Who’s Eggs and Who Carries:
Lesbian couples need to decide which partner will play what role in the process. While it’s very much a personal matter, most clinics will suggest using the older partner’s eggs, unless it is clear that she will have trouble conceiving. The ideas is that provided her testing looks good, she should be able to conceive without issue, and if both partners want to be biological mothers, the younger partner will have better success than the older partner down the road.
In some circumstances, couples will consider “reciprocal IVF”, whereby the eggs from one partner are retrieved, inseminated, and then transferred into the other partner’s uterus. This requires one partner has a healthy supply of eggs, and the other partner a healthy uterus, and the ability to carry to term. When intended mothers decide to go this route, which medically and legally looks like an IVF cycle using a gestational carrier, the couple needs to put in place legal safeguards that ensure the mother who provides the eggs is legally entitled to the right of parentage.
Moving From IUI to IVF
Many single and lesbian women who are trying to conceive do not have a diagnosed fertility issue, so if they are at a clinic, they will start off with IUI. While the success of IUI often hinges on the woman’s age, one study looking at lesbian women in their early 30’s saw that after four- to- five IUI cycles, nearly half of the women conceived. And after seven- to- eight cycles, nearly 70% conceived. For single women in their late 30s, IUI was less effective, presumably because they were less fertile on account of their age. After four- to- five cycles, roughly 30% conceived, and by 10 cycles, nearly half conceived.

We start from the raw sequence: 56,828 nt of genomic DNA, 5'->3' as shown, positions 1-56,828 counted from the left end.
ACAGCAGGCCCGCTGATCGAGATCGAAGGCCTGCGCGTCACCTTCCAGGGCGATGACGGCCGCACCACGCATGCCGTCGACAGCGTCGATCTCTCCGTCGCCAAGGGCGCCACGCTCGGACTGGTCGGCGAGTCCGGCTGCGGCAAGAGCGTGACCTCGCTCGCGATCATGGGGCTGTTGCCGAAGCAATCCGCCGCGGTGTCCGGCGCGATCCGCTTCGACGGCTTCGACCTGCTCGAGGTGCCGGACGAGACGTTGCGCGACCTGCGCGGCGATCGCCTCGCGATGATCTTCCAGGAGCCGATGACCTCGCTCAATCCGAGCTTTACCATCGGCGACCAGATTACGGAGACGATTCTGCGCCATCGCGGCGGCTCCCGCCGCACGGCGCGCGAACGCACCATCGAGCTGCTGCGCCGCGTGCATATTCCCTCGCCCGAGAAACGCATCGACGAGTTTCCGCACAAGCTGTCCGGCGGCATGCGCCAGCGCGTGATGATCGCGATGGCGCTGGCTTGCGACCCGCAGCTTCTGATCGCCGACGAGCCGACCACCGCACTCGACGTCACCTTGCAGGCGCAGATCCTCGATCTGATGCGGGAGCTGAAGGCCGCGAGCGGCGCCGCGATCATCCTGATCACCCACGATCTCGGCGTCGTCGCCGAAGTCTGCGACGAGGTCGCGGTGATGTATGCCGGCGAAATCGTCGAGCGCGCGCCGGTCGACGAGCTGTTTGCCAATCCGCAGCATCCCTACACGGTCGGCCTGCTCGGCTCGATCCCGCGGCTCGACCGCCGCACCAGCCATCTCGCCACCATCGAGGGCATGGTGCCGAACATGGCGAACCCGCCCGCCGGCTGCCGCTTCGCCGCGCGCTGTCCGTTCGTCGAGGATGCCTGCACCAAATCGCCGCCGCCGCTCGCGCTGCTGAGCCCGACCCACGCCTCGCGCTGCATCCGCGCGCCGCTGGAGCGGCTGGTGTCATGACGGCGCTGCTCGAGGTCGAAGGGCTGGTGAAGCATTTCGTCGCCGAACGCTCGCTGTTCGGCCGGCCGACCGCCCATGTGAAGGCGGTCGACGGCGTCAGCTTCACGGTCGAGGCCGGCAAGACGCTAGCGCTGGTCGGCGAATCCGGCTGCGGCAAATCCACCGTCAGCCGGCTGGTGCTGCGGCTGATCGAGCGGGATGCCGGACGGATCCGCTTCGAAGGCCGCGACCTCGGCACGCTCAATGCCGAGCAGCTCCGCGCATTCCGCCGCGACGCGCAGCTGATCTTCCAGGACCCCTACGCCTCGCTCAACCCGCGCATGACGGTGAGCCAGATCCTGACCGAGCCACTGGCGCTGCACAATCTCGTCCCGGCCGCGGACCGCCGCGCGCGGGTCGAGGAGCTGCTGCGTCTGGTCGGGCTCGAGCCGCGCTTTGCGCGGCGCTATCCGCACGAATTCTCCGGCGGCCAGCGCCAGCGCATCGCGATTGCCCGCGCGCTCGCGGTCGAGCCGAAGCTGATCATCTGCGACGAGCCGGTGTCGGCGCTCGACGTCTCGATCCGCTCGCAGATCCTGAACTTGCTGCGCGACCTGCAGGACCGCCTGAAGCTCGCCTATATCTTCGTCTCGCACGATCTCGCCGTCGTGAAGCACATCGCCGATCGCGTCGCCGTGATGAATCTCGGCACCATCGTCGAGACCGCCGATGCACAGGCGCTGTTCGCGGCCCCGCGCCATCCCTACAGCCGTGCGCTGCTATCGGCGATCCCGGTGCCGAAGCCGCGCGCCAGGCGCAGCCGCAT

This means that for a number of women, there is the question of at what point do they decide to stop using IUI, and advance to IVF. The reproductive endocrinologist will certainly weigh in, and in a number of situations (e.g. a tubal issue is detected) there won’t be much debate: the patient will go straight to IVF. But for many women, there will be more ambiguity and the extent to which a patient is steered from, or towards, IVF, will influence the timeframe and expense of the process.
IVF is a more intensive process than IUI, often involving aggressive stimulation of the ovaries, harvesting of the eggs, laboratory work to create embryos, and then placing one, or more, embryos back in the uterus. Below we try and compare IUI vs. IVF success rates by age, but since there is no IVF data on lesbian and single women specifically, we use numbers from the general population, which may be less fertile than a typical single or lesbian intended mom. As you can see, on a per cycle basis, IVF tends to be three- to- five times more likely to succeed.
At the same time, IVF (including the cost of medication, ICSI, and PGS) is 8 – 20x the cost of an IUI cycle, which itself can vary dramatically in cost depending on whether the patient is placed on hormones, and in what city she is treated.